Have they seen the light?

The Register, among many other news sites, reports that UK TV giants BBC, ITV and Channel 4 are to launch an on-demand video streaming service sometime in 2008.

Details are scarce in today’s announcement, but we’re promised “an exciting collection of over 10,000 hours of the very best of the UK broadcasters’ current and archive programming”. We’ve known about the project, codenamed “Project Kangaroo”, for some months now. The launch name hasn’t been revealed yet.

Will they get it right this time?
I’m perfectly ok with free streaming and pay for download/rental – one question though, are they finally going to shunt DRM protection?

I’d like to think the BBC has learned something from the verbal abuse it’s taken after the iPlayer was launched – or perhaps they’ll just do as they please and throw some rubbish like this at me:

14. Does Napster work with iPod?
Napster would like to work with your iPod, but Apple has chosen to keep both the iPod and iTunes closed off from Napster and every other digital music service. Napster’s philosophy is different. A Napster subscription gives you more ways to discover and enjoy music on more players. For a list of Napster-compatible players, click here.

Google tackling online storage

After much anticipation and hype the Gdrive seems to be on its way, or so the WSJ reports.

A Google spokeswoman declined to comment on any specific online storage plans beyond what it already offers as part of its email and other services. But she said in a statement that “storage is an important component of making Web [applications] fit easily into consumers’ and business users’ lives.”

Most companies, from small businesses to big giants are moving their environments online to make documentation/presentations or whatever else may be needed available to their employees, wherever they may be whenever they want.

As I said in a previous post Google is pushing its online productivity suite and a shared online storage could definitely give an additional boost to the entire system.
The online storage is one of the few reasons why I use .Mac, the second rationale behind the choice is that the interface is just brilliant, the iDisk is mounted as a file system and directly accessible from my Finder.

In my opinion if Google really wants to make the Gdisk a must have for small/big businesses a client software to access the data is vital – not because it works better, but because it is a step final users have to go through to get used to online storage solutions. Most people don’t, and won’t for a while, use Writely or Google’s new PowerPoint-ish software – they’ll keep creating documents in their local environment and the sensation of accessing a local drive to save their work will make them feel somewhat more secure.

For its office components to attract big businesses Google still has do a great deal of work on the corporate accounts handling side – being able to organize accounts in groups and set different access permissions on a Gdisk’s folders would be a great start.
Another useful additional feature, which as I understand is due sometime soon, is offline availability of the applications. An internet connection is not always available and an entire company can’t just stop working because IT people in the basement are messing around with routers.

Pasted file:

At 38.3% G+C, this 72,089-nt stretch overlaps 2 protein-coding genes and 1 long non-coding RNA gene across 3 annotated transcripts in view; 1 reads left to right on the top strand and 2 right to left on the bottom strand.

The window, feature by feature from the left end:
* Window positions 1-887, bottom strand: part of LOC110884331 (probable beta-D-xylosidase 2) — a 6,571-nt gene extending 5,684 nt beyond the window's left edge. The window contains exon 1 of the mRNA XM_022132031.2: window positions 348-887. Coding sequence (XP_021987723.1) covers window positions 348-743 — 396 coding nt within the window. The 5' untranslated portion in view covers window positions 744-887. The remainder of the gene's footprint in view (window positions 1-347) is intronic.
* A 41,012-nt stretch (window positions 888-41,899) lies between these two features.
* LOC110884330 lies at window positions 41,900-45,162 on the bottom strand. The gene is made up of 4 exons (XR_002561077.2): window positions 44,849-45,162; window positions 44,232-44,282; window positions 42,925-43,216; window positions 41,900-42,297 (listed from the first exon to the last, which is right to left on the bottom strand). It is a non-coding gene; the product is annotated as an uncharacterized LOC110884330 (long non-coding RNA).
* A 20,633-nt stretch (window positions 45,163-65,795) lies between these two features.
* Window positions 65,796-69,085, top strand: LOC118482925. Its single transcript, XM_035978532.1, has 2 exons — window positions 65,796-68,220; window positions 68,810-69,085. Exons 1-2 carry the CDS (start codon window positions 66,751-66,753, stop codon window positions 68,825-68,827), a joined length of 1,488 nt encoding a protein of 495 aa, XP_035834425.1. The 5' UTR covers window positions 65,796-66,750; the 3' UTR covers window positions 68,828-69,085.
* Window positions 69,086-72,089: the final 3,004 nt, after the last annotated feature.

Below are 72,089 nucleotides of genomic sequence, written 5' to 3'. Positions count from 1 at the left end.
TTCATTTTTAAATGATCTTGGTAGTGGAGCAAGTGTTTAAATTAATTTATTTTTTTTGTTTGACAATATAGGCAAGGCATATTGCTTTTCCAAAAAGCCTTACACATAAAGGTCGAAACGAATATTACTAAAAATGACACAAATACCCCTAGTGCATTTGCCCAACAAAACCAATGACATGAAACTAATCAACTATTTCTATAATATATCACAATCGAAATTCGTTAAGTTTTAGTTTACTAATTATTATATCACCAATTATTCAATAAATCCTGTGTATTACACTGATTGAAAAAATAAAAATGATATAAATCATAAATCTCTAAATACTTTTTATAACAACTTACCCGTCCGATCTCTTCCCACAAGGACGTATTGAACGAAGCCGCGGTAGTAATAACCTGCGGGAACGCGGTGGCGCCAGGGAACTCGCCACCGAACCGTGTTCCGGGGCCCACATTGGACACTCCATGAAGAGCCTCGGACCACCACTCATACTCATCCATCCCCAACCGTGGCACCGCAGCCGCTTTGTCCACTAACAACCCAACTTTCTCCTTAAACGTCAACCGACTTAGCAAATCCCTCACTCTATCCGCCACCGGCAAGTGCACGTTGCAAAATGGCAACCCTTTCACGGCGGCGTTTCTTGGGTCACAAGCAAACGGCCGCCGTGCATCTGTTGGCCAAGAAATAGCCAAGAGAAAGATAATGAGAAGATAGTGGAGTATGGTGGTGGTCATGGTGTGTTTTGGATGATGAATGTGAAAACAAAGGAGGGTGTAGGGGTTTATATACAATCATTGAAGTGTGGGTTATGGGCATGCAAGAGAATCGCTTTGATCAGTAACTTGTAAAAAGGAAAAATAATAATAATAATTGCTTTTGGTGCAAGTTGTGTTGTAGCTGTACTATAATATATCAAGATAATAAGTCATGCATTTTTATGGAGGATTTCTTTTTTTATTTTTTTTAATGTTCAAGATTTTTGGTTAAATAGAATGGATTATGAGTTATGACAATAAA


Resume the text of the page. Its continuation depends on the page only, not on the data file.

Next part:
Having said that it’s not only functionality-related issues Google has to address but also privacy and security questions. If they want more of our data to be stored on their servers, and with Gdisk it wouldn’t only be images and documents but all sort of data we may not want other people to see, we expect Google to have some pretty satisfactory answers ready – Especially when we’re talking about reserved and potentially vital information its business customers save in the cloud.

Celebrate diversity

Another post about my experiences with startups.

The one important thing I have ascertained about programmers during my career is that good ones are hard to find. Furthermore skillful developers tend to be ego-maniacs (I am no exception). The people generally portrayed in films as shy “nerds” are really expansive, loud and boastful persons. After all why shouldn’t they be; a startup’s most important assets are its people, and developers are a vital part of the organism. On the other hand it is also true that everybody is important but nobody is necessary.

In all the startups I’ve worked for, particular emphasis was put in the recruitment process, especially whilst hiring members of the initial core team. Which doesn’t mean only finding smart competent people, but also making sure that they’ll fit in with the rest of the team. Therefore it is very important to have every member of the initial team meet the candidate and make sure that they will be comfortable working with them; even people from different departments, marketing directors should meet programmers before an offer is made.

The other thing you have to make absolutely sure of is whether your newly-hired programmer can accept the technical leader’s style. The manager/CTO (call it whatever you want) has to be flexible, but at the end of the day he/she is still running the show and you can’t really afford to have a small team destabilized, especially when the disturbance undermines the leader’s authority.

I have had to interact with quite a few managers, each one with a different approach to the development process. The two most common and distinguishable modus operandi are certainly the autarchic and the unconstrationist (new word I just came up with).
The autarchic wants to be in full control every step of the way and put a two cents in every decision. The “libertine”, on the other hand, will take care of the big picture and leave the individual programmers to make decisions regarding the piece of functionality they have been assigned.